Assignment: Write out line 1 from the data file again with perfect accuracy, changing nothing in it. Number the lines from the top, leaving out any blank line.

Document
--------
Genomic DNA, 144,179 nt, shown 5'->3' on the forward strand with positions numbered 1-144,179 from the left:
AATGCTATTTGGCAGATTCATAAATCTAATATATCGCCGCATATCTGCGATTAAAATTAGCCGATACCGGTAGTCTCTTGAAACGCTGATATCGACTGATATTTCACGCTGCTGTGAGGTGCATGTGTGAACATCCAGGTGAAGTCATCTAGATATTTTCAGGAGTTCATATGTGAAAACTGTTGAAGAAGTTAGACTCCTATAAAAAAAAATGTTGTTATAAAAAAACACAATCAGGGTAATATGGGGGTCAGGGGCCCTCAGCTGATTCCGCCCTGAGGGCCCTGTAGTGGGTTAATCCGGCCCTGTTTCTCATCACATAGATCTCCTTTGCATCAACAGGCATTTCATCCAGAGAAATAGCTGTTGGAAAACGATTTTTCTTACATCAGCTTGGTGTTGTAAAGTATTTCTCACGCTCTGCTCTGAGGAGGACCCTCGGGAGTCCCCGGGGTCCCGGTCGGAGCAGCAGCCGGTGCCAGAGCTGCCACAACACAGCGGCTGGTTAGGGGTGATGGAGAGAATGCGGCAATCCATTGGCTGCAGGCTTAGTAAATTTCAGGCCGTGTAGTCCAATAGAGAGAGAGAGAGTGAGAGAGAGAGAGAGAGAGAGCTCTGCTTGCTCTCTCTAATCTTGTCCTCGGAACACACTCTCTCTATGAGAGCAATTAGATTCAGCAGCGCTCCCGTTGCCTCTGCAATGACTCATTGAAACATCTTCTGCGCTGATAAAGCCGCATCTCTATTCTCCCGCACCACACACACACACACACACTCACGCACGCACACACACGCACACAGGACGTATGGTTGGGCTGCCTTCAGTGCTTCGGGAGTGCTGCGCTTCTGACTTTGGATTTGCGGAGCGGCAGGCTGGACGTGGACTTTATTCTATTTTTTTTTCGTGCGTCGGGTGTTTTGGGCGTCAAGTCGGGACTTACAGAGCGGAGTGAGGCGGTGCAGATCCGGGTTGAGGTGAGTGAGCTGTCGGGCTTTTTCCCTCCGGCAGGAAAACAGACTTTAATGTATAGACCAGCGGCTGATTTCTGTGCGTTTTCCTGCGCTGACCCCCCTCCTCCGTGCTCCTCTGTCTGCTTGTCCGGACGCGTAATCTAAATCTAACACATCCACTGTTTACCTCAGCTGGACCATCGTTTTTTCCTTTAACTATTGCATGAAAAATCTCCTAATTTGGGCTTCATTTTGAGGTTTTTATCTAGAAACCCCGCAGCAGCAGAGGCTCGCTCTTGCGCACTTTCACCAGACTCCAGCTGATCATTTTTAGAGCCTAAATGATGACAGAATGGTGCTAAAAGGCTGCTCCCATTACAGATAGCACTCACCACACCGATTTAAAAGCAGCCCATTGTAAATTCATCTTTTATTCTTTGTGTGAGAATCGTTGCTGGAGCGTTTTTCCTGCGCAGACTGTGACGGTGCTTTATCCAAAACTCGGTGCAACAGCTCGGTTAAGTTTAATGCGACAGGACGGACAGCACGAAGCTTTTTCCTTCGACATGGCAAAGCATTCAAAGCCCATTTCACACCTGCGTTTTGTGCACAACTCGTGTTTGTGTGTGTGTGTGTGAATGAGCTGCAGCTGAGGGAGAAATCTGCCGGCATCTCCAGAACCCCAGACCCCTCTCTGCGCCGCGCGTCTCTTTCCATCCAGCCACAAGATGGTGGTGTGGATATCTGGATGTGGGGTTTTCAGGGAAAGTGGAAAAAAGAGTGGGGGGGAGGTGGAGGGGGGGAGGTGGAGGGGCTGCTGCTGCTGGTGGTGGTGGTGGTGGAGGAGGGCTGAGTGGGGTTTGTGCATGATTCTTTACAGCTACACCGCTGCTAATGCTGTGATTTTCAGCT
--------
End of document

Genomic DNA, 144,179 nt, shown 5'->3' on the forward strand with positions numbered 1-144,179 from the left: